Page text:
7. NTP process decomposition (NTPv4) Peer 1 Filter 1 Selection and Clustering Algorithms • Each peer process runs independently at poll intervals determined by the system process and remote server • System process runs at poll intervals determined by the measured network phase jitter and local clock oscillator frequency stability • Clock adjust process runs at 1-s intervals to discipline the VFO phase and frequency Combining Algorithm Peer 2 Filter 2 Loop Filter Clock Adj. Proc. Peer 3 Filter 3 SystemProcess VFO RemoteServers PeerProcesses

  8. NTP dataflow analysis Server 1 D, E Peer 1 q, d, e, j Selection and Combining Algorithms • Each server calculates server variables offset Q, delay D and dispersion E relative to the root of the synchronization subtree • At each NTP message arrival, the peer process updates peer offset q, delay d, dispersion e and filter error jr (NTPv4) from timestamps and clock filter algorithm • At system poll intervals, the clock selection and combining algorithms update system variables Q, D,E, and j • Dispersions e and E increase with time at a rate depending on specified frequency tolerance f System Q, D, E, j Server 2 D, E Peer 2 q, d, e , j Server 3 D, E Peer 3 q, d, e , j

  9. Clock filter algorithm T2 Server T3 • The most accurate offset q0 is measured at the lowest delay d0 (apex of the wedge scattergram). • The correct time q must lie within the wedge q0 ± (d - d0)/2. • The d0 is estimated as the minimum of the last eight delay measurements and (d0 ,q0) becomes the offset and delay output. • Each output can be used only once and must be more recent than the previous output. • The distance metric l is based on delay, frequency tolerance and time since the last measurement. x q0 T1 Client T4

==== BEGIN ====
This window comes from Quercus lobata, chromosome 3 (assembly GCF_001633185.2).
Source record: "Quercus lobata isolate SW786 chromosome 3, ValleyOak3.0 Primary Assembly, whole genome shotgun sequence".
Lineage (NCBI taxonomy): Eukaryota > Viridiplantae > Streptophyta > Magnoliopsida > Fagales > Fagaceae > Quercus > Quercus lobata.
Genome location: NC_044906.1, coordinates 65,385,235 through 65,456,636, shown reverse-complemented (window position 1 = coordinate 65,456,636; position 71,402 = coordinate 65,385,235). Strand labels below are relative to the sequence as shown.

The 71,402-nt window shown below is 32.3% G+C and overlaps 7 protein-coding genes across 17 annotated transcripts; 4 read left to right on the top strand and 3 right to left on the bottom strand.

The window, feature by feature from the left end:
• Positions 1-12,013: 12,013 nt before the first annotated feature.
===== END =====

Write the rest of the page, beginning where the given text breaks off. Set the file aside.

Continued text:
10. Performance of clock filter algorithm • These plots show the absolute clock offset in semilog coordinates for a path between the US east and west coasts over six days • (left) Raw absolute data offset samples • (right) Data offset samples processed by the clock filter algorithm • The algorithm reduces offset errors by a factor of about ten • The algorithm is particularly effective at removing spikes

  11. Intersection algorithm B • DTS correctness interval is the intersection which contains points from the largest number of correctness intervals • NTP algorithm requires the midpoint of the intervals to be in the intersection • Initially, set falsetickers f and counters c and d to zero • Scan from far left endpoint: add one to c for every lower endpoint, subtract one for every upper endpoint, add one to d for every midpoint • If c³ m-f and d³ m-f, declare success and exit procedure • Do the same starting from the far right endpoint • If success undeclared, increase f by one and try all over again • if fm/2, declare failure correctness interval = q - l £ q0 £ q + l m = number of clocks f = number of presumed falsetickers A, B, C are truechimers D is falseticker A D C Correct DTS Correct NTP

  12. Clustering algorithm Sort survivors of intersection algortihm by increasing synchronization distance. Let n be the number of survivors and nmin a lower limit. For each survivor si, compute the select dispersion (weighted sum of clock difference squares) between si and all others. Let smax be the survivor with maximum select dispersion (relative to all other survivors) and smin the survivor with minimum sample dispersion (clock differences relative to past samples of the same survivor). smax£smin or n£ nmin? yes no Delete the survivor smax; reduce n by one The resulting survivors are processed by the combining algorithm to produce a weighted average used as the final offset adjustment